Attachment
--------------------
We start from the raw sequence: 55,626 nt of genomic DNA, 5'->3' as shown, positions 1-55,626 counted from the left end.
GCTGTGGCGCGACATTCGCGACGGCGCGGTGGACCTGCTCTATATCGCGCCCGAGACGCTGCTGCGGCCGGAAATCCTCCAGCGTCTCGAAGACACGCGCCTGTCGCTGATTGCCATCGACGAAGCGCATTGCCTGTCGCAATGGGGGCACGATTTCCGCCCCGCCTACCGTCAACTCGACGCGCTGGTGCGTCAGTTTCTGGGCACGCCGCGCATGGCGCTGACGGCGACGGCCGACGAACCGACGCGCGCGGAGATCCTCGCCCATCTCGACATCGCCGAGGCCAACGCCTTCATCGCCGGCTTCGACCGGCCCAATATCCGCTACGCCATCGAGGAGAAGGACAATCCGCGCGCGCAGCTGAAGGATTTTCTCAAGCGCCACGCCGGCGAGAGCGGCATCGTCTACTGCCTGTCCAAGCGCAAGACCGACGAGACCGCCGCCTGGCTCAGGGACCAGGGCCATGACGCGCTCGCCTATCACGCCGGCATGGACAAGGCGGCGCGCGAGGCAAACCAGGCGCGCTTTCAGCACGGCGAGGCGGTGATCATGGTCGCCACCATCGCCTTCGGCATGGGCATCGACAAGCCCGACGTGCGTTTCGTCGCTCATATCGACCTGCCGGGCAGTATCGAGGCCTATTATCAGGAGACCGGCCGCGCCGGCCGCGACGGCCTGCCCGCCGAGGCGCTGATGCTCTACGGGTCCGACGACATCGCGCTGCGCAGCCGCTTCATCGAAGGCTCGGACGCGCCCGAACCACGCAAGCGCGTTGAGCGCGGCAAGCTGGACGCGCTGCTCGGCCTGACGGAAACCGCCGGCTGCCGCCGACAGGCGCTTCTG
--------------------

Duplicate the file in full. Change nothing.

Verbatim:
We start from the raw sequence: 55,626 nt of genomic DNA, 5'->3' as shown, positions 1-55,626 counted from the left end.
GCTGTGGCGCGACATTCGCGACGGCGCGGTGGACCTGCTCTATATCGCGCCCGAGACGCTGCTGCGGCCGGAAATCCTCCAGCGTCTCGAAGACACGCGCCTGTCGCTGATTGCCATCGACGAAGCGCATTGCCTGTCGCAATGGGGGCACGATTTCCGCCCCGCCTACCGTCAACTCGACGCGCTGGTGCGTCAGTTTCTGGGCACGCCGCGCATGGCGCTGACGGCGACGGCCGACGAACCGACGCGCGCGGAGATCCTCGCCCATCTCGACATCGCCGAGGCCAACGCCTTCATCGCCGGCTTCGACCGGCCCAATATCCGCTACGCCATCGAGGAGAAGGACAATCCGCGCGCGCAGCTGAAGGATTTTCTCAAGCGCCACGCCGGCGAGAGCGGCATCGTCTACTGCCTGTCCAAGCGCAAGACCGACGAGACCGCCGCCTGGCTCAGGGACCAGGGCCATGACGCGCTCGCCTATCACGCCGGCATGGACAAGGCGGCGCGCGAGGCAAACCAGGCGCGCTTTCAGCACGGCGAGGCGGTGATCATGGTCGCCACCATCGCCTTCGGCATGGGCATCGACAAGCCCGACGTGCGTTTCGTCGCTCATATCGACCTGCCGGGCAGTATCGAGGCCTATTATCAGGAGACCGGCCGCGCCGGCCGCGACGGCCTGCCCGCCGAGGCGCTGATGCTCTACGGGTCCGACGACATCGCGCTGCGCAGCCGCTTCATCGAAGGCTCGGACGCGCCCGAACCACGCAAGCGCGTTGAGCGCGGCAAGCTGGACGCGCTGCTCGGCCTGACGGAAACCGCCGGCTGCCGCCGACAGGCGCTTCTG